When it comes to legendary pairings between musicians and guitars in heavy metal, few combinations are as iconic as Tony Iommi and his signature Gibson SG. The guitar that produced the otherworldly riffs of ‘Paranoid’, ‘War Pigs’, and ‘Children of the Grave’ was often lovingly referred to as “Monkey” due to the sticker that was placed on the body of the instrument. With its devilish appearance and classic tone, almost all of Black Sabbath’s music can be traced back to the SG.
It wasn’t always that way. When Iommi briefly joined Jethro Tull in the late 1960s, he was using a white Fender Stratocaster as his main guitar. Footage of Iommi using the Strat can be seen in his sole appearance with the band during The Rolling Stones’ Rock and Roll Circus performance. Iommi returned to Black Sabbath and brought his Strat with him, but an equipment malfunction during the recording of the band’s first album caused him to make a switch.
“We got into doing the first track on Black Sabbath album, ‘Wicked World,’ and then my guitar started playing up, and suddenly it went off, the pickup had gone wrong,” Iommi recalled to Gibson in 2020. “And the producer was going, ‘Don’t worry, you have the other guitar.'”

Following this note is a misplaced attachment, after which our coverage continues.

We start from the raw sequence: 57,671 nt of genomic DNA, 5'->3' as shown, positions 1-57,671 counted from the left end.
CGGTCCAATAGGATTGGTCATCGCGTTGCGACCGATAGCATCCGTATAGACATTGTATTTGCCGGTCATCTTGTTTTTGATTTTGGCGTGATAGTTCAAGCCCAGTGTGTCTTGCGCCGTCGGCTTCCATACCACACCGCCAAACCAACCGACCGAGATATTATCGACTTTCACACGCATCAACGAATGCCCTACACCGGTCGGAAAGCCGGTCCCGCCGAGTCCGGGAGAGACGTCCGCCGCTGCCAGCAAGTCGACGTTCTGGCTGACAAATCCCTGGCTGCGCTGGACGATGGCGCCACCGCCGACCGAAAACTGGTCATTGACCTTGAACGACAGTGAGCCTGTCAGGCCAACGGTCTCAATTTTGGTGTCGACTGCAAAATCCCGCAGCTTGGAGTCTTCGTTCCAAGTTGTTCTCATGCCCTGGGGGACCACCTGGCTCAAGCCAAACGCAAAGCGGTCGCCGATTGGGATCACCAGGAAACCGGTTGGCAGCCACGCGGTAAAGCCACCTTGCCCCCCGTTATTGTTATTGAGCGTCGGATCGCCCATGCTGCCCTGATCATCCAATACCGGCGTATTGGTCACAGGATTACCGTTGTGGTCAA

That “other guitar” was an SG that Iommi had only just recently bought. But the SG he used as a replacement wasn’t his first SG. “I had the Strat up until the first album [1970’s ‘Black Sabbath’],” Iommi explained. “When we went to record that, I bought an SG prior to that. I had an SG that was right-handed, and I played it upside down – I changed the strings and played it upside down.
“And I heard about another guy in Birmingham who’ve got a left-handed guitar, and he played it upside down, so I tried to contact him. I don’t even remember how I found out about it, somebody obviously told me,” Iommi recalled. “So I arranged to meet him in a car park in Birmingham, and he brought his guitar, I brought mine, and we ended up swapping. So I had then a left-handed guitar, and in the studio when we’ve done the first album, but I was using the Strat because I was used to that, and I’d never actually use the SG more than a few minutes.”
With the Strat out of commission, Iommi had no time to worry about getting familiar with his new axe. “We only had it for a day, the studio, to record the album, so I used the Gibson, and ever since then, I never looked back,” Iommi stated. “I loved it and played that; that became the guitar that was on all the albums up until 1980.”
Watch Iommi discuss his love of the SG with Gibson down below.